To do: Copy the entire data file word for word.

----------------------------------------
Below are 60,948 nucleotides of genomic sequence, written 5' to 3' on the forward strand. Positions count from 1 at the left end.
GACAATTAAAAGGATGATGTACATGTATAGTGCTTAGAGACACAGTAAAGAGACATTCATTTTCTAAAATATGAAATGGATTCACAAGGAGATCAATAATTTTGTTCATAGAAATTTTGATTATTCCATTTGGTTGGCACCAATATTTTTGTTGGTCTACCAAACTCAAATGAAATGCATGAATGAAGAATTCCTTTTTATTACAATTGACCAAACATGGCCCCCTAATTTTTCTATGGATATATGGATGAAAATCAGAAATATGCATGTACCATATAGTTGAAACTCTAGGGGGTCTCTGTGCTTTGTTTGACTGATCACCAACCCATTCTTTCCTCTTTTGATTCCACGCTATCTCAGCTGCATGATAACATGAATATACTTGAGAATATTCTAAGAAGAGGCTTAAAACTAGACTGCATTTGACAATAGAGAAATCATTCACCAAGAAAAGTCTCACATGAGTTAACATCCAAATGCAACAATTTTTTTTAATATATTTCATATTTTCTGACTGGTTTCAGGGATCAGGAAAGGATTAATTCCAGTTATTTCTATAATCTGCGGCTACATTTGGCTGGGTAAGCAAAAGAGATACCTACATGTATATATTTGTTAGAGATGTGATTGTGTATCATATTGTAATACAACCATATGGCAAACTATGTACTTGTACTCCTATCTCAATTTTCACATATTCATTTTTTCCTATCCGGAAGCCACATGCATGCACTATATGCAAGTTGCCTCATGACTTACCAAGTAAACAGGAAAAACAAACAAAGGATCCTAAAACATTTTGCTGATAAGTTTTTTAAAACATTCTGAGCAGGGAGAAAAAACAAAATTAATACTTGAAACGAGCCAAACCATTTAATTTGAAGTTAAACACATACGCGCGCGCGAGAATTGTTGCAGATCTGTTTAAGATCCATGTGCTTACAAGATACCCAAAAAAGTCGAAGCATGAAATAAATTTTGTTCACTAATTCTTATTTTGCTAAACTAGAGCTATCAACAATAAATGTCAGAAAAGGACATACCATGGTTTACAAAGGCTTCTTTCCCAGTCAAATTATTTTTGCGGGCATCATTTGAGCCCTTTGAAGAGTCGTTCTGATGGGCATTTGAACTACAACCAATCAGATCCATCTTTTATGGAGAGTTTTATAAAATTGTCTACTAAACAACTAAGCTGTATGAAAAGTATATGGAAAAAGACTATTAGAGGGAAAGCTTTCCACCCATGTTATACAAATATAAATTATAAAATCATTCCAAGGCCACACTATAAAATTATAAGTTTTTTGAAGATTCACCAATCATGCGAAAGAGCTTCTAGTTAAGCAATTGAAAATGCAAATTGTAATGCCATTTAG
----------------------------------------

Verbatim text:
Below are 60,948 nucleotides of genomic sequence, written 5' to 3' on the forward strand. Positions count from 1 at the left end.
GACAATTAAAAGGATGATGTACATGTATAGTGCTTAGAGACACAGTAAAGAGACATTCATTTTCTAAAATATGAAATGGATTCACAAGGAGATCAATAATTTTGTTCATAGAAATTTTGATTATTCCATTTGGTTGGCACCAATATTTTTGTTGGTCTACCAAACTCAAATGAAATGCATGAATGAAGAATTCCTTTTTATTACAATTGACCAAACATGGCCCCCTAATTTTTCTATGGATATATGGATGAAAATCAGAAATATGCATGTACCATATAGTTGAAACTCTAGGGGGTCTCTGTGCTTTGTTTGACTGATCACCAACCCATTCTTTCCTCTTTTGATTCCACGCTATCTCAGCTGCATGATAACATGAATATACTTGAGAATATTCTAAGAAGAGGCTTAAAACTAGACTGCATTTGACAATAGAGAAATCATTCACCAAGAAAAGTCTCACATGAGTTAACATCCAAATGCAACAATTTTTTTTAATATATTTCATATTTTCTGACTGGTTTCAGGGATCAGGAAAGGATTAATTCCAGTTATTTCTATAATCTGCGGCTACATTTGGCTGGGTAAGCAAAAGAGATACCTACATGTATATATTTGTTAGAGATGTGATTGTGTATCATATTGTAATACAACCATATGGCAAACTATGTACTTGTACTCCTATCTCAATTTTCACATATTCATTTTTTCCTATCCGGAAGCCACATGCATGCACTATATGCAAGTTGCCTCATGACTTACCAAGTAAACAGGAAAAACAAACAAAGGATCCTAAAACATTTTGCTGATAAGTTTTTTAAAACATTCTGAGCAGGGAGAAAAAACAAAATTAATACTTGAAACGAGCCAAACCATTTAATTTGAAGTTAAACACATACGCGCGCGCGAGAATTGTTGCAGATCTGTTTAAGATCCATGTGCTTACAAGATACCCAAAAAAGTCGAAGCATGAAATAAATTTTGTTCACTAATTCTTATTTTGCTAAACTAGAGCTATCAACAATAAATGTCAGAAAAGGACATACCATGGTTTACAAAGGCTTCTTTCCCAGTCAAATTATTTTTGCGGGCATCATTTGAGCCCTTTGAAGAGTCGTTCTGATGGGCATTTGAACTACAACCAATCAGATCCATCTTTTATGGAGAGTTTTATAAAATTGTCTACTAAACAACTAAGCTGTATGAAAAGTATATGGAAAAAGACTATTAGAGGGAAAGCTTTCCACCCATGTTATACAAATATAAATTATAAAATCATTCCAAGGCCACACTATAAAATTATAAGTTTTTTGAAGATTCACCAATCATGCGAAAGAGCTTCTAGTTAAGCAATTGAAAATGCAAATTGTAATGCCATTTAG